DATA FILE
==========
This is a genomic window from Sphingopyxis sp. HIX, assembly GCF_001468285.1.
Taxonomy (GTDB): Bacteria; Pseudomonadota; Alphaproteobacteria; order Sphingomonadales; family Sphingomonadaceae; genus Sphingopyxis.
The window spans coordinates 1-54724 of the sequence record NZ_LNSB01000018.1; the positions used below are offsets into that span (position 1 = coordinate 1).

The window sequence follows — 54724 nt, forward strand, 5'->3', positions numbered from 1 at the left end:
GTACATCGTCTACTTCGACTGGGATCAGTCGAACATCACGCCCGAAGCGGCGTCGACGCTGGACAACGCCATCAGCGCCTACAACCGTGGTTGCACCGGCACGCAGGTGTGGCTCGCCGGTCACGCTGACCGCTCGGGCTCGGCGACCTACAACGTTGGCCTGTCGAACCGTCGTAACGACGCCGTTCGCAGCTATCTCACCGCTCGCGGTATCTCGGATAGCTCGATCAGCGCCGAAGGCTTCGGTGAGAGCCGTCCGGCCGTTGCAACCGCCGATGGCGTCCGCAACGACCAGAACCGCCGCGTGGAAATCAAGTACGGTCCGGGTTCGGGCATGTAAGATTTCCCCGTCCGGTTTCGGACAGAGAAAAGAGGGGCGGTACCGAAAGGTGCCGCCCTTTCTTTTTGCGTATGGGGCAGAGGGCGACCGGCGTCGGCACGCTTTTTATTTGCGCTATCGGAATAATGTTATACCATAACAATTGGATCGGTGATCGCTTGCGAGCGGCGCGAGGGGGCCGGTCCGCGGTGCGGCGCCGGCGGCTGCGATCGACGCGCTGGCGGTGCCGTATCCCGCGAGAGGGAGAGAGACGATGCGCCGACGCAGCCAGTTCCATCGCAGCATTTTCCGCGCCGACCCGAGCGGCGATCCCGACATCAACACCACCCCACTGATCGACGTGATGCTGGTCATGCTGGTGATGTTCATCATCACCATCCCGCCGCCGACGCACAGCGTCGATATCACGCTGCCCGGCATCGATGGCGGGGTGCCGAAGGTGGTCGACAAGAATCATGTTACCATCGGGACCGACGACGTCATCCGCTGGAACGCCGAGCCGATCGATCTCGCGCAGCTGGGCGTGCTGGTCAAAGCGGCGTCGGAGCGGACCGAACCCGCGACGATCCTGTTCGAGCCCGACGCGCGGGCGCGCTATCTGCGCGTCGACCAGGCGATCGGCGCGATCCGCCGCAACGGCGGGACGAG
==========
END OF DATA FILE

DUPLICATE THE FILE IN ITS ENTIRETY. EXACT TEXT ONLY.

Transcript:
This is a genomic window from Sphingopyxis sp. HIX, assembly GCF_001468285.1.
Taxonomy (GTDB): Bacteria; Pseudomonadota; Alphaproteobacteria; order Sphingomonadales; family Sphingomonadaceae; genus Sphingopyxis.
The window spans coordinates 1-54724 of the sequence record NZ_LNSB01000018.1; the positions used below are offsets into that span (position 1 = coordinate 1).

The window sequence follows — 54724 nt, forward strand, 5'->3', positions numbered from 1 at the left end:
GTACATCGTCTACTTCGACTGGGATCAGTCGAACATCACGCCCGAAGCGGCGTCGACGCTGGACAACGCCATCAGCGCCTACAACCGTGGTTGCACCGGCACGCAGGTGTGGCTCGCCGGTCACGCTGACCGCTCGGGCTCGGCGACCTACAACGTTGGCCTGTCGAACCGTCGTAACGACGCCGTTCGCAGCTATCTCACCGCTCGCGGTATCTCGGATAGCTCGATCAGCGCCGAAGGCTTCGGTGAGAGCCGTCCGGCCGTTGCAACCGCCGATGGCGTCCGCAACGACCAGAACCGCCGCGTGGAAATCAAGTACGGTCCGGGTTCGGGCATGTAAGATTTCCCCGTCCGGTTTCGGACAGAGAAAAGAGGGGCGGTACCGAAAGGTGCCGCCCTTTCTTTTTGCGTATGGGGCAGAGGGCGACCGGCGTCGGCACGCTTTTTATTTGCGCTATCGGAATAATGTTATACCATAACAATTGGATCGGTGATCGCTTGCGAGCGGCGCGAGGGGGCCGGTCCGCGGTGCGGCGCCGGCGGCTGCGATCGACGCGCTGGCGGTGCCGTATCCCGCGAGAGGGAGAGAGACGATGCGCCGACGCAGCCAGTTCCATCGCAGCATTTTCCGCGCCGACCCGAGCGGCGATCCCGACATCAACACCACCCCACTGATCGACGTGATGCTGGTCATGCTGGTGATGTTCATCATCACCATCCCGCCGCCGACGCACAGCGTCGATATCACGCTGCCCGGCATCGATGGCGGGGTGCCGAAGGTGGTCGACAAGAATCATGTTACCATCGGGACCGACGACGTCATCCGCTGGAACGCCGAGCCGATCGATCTCGCGCAGCTGGGCGTGCTGGTCAAAGCGGCGTCGGAGCGGACCGAACCCGCGACGATCCTGTTCGAGCCCGACGCGCGGGCGCGCTATCTGCGCGTCGACCAGGCGATCGGCGCGATCCGCCGCAACGGCGGGACGAG